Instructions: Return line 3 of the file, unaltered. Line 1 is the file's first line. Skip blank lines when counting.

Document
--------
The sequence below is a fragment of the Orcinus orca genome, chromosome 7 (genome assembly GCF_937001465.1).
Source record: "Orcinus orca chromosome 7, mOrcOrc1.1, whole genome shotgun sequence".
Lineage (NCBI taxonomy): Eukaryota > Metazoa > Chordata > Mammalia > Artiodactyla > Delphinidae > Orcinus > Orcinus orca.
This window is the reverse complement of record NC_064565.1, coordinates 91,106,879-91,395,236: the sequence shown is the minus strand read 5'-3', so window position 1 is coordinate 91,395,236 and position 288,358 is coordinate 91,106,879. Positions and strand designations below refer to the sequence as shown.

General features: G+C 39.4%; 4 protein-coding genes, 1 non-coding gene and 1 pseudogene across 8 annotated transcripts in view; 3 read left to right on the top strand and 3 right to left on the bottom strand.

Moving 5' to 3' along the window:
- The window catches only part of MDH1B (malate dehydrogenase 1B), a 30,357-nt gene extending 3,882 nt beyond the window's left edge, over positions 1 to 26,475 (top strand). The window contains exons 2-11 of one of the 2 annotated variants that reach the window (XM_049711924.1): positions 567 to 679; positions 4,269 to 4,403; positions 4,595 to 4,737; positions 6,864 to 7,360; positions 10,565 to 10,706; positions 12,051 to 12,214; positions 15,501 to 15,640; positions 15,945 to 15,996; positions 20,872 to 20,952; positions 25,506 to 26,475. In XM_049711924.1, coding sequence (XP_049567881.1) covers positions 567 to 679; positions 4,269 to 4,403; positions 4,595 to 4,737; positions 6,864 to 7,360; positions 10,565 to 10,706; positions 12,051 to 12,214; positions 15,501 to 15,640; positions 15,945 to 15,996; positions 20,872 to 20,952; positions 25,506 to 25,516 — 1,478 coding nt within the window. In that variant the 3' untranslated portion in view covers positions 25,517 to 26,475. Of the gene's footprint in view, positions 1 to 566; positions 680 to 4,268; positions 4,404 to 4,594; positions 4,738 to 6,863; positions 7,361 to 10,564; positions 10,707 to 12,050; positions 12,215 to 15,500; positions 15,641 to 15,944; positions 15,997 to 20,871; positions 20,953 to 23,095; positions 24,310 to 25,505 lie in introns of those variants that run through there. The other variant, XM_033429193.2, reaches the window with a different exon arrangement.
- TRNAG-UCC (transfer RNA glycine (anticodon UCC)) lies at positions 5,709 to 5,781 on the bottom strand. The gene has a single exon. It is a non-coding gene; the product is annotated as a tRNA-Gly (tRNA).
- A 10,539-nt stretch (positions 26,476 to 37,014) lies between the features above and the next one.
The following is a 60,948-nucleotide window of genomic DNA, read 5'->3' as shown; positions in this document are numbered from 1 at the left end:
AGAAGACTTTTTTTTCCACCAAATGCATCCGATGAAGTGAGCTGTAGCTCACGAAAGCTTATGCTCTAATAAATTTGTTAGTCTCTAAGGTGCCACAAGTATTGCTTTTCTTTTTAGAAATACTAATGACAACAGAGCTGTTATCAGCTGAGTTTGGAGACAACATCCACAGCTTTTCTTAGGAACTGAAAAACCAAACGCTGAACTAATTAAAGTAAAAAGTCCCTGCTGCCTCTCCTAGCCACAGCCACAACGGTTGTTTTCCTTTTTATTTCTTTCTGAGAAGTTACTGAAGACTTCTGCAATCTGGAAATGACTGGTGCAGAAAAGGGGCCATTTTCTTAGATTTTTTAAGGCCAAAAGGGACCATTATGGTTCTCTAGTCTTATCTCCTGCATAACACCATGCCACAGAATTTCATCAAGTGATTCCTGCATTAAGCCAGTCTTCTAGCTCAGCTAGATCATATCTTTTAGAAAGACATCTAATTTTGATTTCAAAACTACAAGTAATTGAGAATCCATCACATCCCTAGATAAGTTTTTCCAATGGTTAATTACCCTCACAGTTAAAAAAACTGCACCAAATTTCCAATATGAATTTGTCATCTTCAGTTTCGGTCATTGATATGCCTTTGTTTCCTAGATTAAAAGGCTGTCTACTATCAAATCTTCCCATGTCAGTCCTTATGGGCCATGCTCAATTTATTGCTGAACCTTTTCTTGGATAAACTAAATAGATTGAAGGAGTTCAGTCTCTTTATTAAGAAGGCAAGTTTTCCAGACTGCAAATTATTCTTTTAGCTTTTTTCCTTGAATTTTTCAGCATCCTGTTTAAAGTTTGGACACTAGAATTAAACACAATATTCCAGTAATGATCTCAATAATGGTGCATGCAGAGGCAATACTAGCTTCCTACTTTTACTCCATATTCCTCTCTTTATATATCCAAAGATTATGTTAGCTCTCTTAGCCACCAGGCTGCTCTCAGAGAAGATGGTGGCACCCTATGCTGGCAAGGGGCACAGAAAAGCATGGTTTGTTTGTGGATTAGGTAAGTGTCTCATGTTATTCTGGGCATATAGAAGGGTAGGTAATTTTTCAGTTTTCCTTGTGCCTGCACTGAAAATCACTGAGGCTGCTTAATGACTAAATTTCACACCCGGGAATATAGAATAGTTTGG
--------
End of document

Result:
Lineage (NCBI taxonomy): Eukaryota > Metazoa > Chordata > Mammalia > Artiodactyla > Delphinidae > Orcinus > Orcinus orca.